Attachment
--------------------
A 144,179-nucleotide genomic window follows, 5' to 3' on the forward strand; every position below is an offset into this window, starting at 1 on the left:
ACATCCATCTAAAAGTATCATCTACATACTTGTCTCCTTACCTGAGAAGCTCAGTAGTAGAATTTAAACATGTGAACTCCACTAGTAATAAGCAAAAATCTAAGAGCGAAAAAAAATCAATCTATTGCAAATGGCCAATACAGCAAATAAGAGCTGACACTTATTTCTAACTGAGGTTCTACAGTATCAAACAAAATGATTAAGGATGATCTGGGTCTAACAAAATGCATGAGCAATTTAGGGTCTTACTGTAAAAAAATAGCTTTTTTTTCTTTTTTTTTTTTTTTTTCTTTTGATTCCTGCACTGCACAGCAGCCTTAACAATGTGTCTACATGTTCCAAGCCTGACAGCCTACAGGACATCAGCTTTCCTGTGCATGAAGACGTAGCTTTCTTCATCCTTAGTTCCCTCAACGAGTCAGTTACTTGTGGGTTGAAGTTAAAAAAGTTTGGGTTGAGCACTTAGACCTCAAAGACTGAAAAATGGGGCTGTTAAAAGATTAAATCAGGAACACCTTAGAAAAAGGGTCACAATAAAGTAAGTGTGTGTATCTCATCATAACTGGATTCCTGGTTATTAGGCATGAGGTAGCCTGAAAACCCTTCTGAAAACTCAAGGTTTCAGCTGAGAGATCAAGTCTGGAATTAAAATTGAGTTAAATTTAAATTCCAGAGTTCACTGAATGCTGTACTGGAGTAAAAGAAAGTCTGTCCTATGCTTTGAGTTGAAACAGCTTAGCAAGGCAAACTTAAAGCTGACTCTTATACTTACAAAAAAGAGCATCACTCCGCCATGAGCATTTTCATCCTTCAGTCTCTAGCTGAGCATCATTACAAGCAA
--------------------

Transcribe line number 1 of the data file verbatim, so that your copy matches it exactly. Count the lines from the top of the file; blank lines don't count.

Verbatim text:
A 144,179-nucleotide genomic window follows, 5' to 3' on the forward strand; every position below is an offset into this window, starting at 1 on the left: